One of the great things about the winter holidays is the opportunity to learn about the traditions of people whose backgrounds are different from one’s own. And because so many people celebrate their holidays with special dishes, it’s a great time also to sample new tastes. Perhaps you have a family member from another culture who shares his or her favorite recipe at a family gathering; or maybe you’re home for the holidays and meeting new neighbors, and have the chance to try a special baked good from their native country. In today’s NC Food, we revisit some of our favorite earlier posts about just this: celebrating the holidays with new, as well as old, food traditions.
Historian David Cecelski, NC Food’s original blogger, has written extensively about the culinary heritage of his home community in Eastern North Carolina, as well as his new discoveries of cuisines all over the state. Back in 2009 he wrote about the traditional mole sauce that his brother-in-law, a native of Guanajuato, Mexico, shared with the extended family. A couple of years later he met a tamale vendor from Guerrero, Mexico, who introduced him to the tamales and atole that she made especially for the feast day of the Virgin of Guadalupe, on December 12.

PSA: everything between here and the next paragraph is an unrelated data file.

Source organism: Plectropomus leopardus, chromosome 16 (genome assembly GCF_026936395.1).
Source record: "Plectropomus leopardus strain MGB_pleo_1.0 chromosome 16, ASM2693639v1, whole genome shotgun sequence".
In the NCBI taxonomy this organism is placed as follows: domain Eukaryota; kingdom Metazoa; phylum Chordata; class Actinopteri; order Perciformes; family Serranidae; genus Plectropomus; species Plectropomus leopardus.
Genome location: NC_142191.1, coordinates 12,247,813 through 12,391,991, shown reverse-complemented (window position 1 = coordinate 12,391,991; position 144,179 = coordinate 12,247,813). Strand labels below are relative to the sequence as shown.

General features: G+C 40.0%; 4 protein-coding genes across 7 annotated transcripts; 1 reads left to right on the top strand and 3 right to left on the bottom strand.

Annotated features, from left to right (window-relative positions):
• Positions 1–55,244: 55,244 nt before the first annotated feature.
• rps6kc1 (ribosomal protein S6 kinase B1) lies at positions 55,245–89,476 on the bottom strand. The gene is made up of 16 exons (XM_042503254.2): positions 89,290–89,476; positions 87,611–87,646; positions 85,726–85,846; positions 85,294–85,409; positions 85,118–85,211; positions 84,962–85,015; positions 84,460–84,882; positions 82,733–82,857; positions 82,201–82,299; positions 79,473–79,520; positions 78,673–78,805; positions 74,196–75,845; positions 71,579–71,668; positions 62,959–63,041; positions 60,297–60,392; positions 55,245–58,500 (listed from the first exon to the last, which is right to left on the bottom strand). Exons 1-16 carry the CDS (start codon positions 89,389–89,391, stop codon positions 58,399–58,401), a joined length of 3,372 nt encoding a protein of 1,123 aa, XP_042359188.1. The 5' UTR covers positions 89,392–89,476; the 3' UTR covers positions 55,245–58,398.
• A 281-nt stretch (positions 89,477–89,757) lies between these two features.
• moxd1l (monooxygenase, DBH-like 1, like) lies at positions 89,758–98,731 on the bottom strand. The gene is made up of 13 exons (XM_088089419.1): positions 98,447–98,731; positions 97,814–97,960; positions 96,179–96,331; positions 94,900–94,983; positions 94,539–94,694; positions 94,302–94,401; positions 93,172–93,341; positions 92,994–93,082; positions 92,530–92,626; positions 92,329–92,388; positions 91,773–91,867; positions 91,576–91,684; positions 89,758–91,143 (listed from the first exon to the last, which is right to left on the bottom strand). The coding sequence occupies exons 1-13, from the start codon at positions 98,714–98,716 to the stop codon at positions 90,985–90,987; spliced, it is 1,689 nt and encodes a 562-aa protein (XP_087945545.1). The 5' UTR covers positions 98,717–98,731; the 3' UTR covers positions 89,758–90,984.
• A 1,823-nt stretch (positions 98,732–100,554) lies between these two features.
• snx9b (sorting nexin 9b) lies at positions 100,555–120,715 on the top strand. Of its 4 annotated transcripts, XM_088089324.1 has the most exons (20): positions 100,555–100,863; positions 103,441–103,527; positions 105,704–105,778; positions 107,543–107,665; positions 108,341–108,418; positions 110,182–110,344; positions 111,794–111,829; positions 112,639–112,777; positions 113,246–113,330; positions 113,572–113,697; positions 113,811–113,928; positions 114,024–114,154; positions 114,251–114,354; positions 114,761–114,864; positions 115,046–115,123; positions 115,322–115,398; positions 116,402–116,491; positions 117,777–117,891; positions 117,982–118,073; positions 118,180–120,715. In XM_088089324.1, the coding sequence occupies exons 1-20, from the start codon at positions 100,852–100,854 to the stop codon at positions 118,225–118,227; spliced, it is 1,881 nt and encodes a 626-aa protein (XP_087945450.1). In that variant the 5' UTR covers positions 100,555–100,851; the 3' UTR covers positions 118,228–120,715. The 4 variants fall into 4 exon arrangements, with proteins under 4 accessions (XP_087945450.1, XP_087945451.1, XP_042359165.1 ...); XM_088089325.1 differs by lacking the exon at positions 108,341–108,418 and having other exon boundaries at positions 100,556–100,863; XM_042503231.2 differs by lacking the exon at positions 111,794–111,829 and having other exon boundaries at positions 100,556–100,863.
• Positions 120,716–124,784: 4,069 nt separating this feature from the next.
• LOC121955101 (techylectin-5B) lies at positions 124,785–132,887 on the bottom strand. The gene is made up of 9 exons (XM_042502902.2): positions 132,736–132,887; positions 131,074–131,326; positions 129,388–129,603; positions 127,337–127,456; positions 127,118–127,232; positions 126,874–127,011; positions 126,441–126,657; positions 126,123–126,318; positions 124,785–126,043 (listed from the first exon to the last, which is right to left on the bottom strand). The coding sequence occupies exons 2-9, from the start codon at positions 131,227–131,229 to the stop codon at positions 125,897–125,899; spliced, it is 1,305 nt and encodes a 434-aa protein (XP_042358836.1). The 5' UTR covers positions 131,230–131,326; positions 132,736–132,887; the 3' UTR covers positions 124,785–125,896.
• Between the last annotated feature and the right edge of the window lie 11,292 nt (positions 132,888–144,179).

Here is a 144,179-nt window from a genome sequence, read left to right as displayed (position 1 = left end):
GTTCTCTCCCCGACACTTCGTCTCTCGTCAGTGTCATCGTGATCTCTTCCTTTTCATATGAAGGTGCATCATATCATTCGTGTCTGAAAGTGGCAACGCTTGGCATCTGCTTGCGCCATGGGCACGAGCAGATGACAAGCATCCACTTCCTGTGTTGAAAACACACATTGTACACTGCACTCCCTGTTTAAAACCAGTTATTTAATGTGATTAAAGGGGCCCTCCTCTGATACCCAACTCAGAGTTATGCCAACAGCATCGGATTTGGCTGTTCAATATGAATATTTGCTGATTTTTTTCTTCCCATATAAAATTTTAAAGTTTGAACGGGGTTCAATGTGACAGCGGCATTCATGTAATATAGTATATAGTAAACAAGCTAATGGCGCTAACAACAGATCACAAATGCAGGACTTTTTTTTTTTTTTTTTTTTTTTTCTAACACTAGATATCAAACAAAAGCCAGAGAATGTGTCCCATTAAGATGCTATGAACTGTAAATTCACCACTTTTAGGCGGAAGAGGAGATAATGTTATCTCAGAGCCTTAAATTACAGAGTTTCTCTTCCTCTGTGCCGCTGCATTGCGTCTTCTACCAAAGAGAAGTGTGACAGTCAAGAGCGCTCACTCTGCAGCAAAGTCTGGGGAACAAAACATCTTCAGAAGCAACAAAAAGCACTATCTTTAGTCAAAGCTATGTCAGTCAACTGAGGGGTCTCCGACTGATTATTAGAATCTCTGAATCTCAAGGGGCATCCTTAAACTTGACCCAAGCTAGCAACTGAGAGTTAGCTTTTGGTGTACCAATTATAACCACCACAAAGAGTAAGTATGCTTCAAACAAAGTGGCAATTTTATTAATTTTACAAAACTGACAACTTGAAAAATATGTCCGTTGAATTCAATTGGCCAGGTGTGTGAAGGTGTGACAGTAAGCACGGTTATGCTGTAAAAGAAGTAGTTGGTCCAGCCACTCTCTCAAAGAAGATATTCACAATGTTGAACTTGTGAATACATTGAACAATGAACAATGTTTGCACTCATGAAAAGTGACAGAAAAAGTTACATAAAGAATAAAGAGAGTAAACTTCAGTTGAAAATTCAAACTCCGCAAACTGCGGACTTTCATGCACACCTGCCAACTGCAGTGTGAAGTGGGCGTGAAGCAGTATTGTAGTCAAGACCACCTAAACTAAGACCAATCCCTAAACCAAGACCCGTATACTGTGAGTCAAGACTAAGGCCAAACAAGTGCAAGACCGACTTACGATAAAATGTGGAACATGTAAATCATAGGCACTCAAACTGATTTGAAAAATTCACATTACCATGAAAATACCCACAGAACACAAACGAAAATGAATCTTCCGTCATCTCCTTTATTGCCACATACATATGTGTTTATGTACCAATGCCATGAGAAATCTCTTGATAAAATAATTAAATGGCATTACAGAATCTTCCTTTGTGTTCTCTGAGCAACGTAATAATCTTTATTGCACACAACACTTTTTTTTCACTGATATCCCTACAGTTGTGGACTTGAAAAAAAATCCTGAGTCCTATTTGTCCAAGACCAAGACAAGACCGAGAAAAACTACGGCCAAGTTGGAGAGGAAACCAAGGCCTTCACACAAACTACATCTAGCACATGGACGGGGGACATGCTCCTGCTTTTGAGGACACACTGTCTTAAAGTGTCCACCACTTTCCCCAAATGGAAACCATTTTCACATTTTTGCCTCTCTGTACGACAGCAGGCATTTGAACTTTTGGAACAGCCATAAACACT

David has been reporting on holiday delicacies for quite a few years. All the way back in 2008, he wrote about the Eastern European-style pierogi made in December by members of the congregation of Cary’s Saints Cyril and Methodius Byzantine Catholic Church.
Sometimes new traditions can actually bring us full-circle, back to something we thought we had lost. Earlier this year, Watauga County native Sally Parlier wrote about how her family elders had always enjoyed cabbage, but she herself had long avoided it. But by trying the cabbage dishes prepared for the holidays by her Ukranian-American husband, Sally developed a taste for the vegetable that had been a staple for her forbears.
We hope that you’re enjoying a happy holiday season, with delicious food traditions . . . old and new.